What was Schwartz thinking?
Nothing brings people together better than fighting a common enemy.
That was just one of the many dynamics newly elected state Treasurer Dan Schwartz failed to understand when he accepted the invitation to present his version of the state budget to the Senate Finance Committee, an obvious trap that wasn’t even all that clever.
Too bad his fair-weather friend, Nevada’s new state Controller Ron Knecht, didn’t warn him—or, better yet, show up to help.
As Democrats and Republicans pummeled his truly ridiculous three-page outline for Nevada’s biennial budget, Schwartz stubbornly clung to his plan despite having to admit he “should have checked” before including $540 million in potential revenue from a new $5 per passenger fee on airline tickets the state has no authority to impose. His replacement revenue source was a 25 cent tax on tourist meals, but he seemed clueless about how to separate the tourists from the locals who also eat out or the infrastructure needed to collect such a levy.
He should have admitted from the start his “budget” was really just a publicity stunt, never intended to be a serious proposal. Why pretend otherwise?
The senators seemed to thoroughly enjoy their moments of political theater in front of crowded hearing rooms in Carson City and Las Vegas. But it was the Assembly members in Ways and Means who did the real work of revealing what a hypocrite Schwartz is as they combed through the treasurer’s office budget.
His requests for new staff, higher salaries, and remodeling of his office were only dwarfed by the whopping 372 percent increase in his travel budget. It left one wondering how the previous treasurer, Kate Marshall, managed to do such a stellar job with so much less. Or if the current treasurer has any idea of the sub-optimal work conditions more lowly state workers have endured for years.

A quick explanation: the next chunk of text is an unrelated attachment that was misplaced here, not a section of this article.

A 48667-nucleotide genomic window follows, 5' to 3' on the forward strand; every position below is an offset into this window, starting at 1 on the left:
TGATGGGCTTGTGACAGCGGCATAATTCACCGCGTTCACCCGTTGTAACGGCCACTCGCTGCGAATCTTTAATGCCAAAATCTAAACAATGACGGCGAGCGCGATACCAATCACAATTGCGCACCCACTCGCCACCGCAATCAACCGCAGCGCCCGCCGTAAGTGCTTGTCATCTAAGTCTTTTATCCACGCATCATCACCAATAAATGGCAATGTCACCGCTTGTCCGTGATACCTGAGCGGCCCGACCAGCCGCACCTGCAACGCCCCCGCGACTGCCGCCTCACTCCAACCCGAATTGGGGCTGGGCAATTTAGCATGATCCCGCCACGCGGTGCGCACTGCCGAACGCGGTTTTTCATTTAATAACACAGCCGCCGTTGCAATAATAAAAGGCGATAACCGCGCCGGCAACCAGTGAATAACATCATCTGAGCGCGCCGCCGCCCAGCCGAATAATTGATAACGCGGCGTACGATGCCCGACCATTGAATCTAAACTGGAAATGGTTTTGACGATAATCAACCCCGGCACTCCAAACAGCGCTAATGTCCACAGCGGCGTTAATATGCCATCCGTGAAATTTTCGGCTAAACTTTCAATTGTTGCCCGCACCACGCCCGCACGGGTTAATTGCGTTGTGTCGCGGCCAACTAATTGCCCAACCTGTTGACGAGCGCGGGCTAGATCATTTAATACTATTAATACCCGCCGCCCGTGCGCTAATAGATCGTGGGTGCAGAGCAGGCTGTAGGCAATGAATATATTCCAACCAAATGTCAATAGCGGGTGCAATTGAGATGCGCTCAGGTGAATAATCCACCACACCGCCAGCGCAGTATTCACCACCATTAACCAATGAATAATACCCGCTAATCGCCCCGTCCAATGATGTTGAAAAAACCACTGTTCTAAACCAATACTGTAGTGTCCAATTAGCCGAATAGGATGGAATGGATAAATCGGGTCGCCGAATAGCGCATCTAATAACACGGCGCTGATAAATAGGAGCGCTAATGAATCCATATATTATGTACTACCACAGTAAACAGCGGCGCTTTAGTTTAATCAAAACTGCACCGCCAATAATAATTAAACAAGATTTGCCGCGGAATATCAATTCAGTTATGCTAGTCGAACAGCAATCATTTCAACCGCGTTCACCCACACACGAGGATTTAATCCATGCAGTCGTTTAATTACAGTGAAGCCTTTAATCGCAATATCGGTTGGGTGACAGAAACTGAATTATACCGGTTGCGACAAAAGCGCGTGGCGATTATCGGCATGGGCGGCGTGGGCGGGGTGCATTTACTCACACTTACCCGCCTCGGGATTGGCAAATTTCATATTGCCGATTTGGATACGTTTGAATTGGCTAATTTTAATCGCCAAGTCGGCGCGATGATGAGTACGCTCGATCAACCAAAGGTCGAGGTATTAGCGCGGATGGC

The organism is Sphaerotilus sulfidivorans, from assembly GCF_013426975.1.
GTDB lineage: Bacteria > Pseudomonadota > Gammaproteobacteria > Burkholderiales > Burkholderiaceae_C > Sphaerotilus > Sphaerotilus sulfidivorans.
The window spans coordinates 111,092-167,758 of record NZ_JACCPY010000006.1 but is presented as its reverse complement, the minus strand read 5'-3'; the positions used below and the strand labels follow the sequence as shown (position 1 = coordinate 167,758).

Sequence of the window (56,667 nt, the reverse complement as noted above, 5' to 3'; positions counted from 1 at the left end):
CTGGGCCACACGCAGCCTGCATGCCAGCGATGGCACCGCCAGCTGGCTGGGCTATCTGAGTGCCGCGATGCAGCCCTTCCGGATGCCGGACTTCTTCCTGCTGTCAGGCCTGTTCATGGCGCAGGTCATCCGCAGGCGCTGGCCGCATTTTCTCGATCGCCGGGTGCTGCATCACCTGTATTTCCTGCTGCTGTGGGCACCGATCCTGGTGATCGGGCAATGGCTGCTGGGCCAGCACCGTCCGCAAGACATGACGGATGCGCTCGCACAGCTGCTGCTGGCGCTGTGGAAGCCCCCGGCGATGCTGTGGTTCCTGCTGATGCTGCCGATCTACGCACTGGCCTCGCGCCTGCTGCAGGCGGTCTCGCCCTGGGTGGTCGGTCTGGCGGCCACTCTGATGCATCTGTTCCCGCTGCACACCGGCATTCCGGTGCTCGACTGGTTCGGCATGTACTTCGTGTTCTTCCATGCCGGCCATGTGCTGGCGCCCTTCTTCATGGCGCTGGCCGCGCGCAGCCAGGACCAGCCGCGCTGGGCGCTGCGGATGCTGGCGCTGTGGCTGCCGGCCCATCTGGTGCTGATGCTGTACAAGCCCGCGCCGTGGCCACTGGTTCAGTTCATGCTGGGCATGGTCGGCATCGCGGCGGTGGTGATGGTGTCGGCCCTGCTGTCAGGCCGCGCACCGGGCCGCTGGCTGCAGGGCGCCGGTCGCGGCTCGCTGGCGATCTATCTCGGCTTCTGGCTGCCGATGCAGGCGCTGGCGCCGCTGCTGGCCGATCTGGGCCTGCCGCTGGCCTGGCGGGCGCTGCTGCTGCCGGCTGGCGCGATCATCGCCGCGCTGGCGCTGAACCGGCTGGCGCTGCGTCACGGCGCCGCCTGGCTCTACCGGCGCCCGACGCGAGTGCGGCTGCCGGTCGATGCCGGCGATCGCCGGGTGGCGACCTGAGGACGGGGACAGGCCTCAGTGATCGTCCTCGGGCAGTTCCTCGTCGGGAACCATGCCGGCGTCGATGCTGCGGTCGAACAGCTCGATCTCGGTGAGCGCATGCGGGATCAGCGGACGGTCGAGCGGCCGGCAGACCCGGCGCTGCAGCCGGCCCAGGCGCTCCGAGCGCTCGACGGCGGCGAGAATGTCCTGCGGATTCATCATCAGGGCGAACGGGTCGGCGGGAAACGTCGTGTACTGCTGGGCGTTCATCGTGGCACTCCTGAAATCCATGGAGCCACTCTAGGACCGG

Schwartz was also criticized in the Assembly for incomplete budget detail, and he repeatedly promised to submit the missing information. Soon. At the conclusion of the meeting, he was told by the committee chair, “It sounds like you have a lot of homework to do.”
What was he thinking?
As the treasurer descended one floor to present his budget to the Senate Finance Committee, roomfuls of angry parents, teachers and advocates were waiting, eager to take him to task for suggesting that Gov. Sandoval’s new initiatives on anti-bullying and autism be put on hold. He insisted he wasn’t specifying which programs should be eliminated or stalled, just that the Legislature should prioritize spending as any household would.
But the more he talked, the meaner he sounded. He failed to appreciate the years many parents have spent begging for budget crumbs from the Legislature. He didn’t anticipate the fury of a father who has lost his daughter to a bully or a mother whose child’s future depends on the autism services she gets today.
Amid the outrage and emotion over the potential cuts, too little attention was paid to the most offensive item in the Schwartz/Knecht plan, their proposed $2 billion giveaway to private businesses that want to “relocate and expand in Nevada.” Instead of strengthening education and human services in a state that has long ignored both, they want to divert $2 billion of tax revenue into the pockets of the corporate sector.
Maybe it was too absurd to contemplate.
In his poorly executed bid to be relevant in the biggest debate of the 2015 legislative session, Schwartz ironically helped build support for what he really detests, the governor’s plan to increase revenue through graduated levels of the existing business license fee.
Instead, the treasurer managed to do the unthinkable, unite Republicans and Democrats in support of an unrivaled tax and spend budget. Job well done. =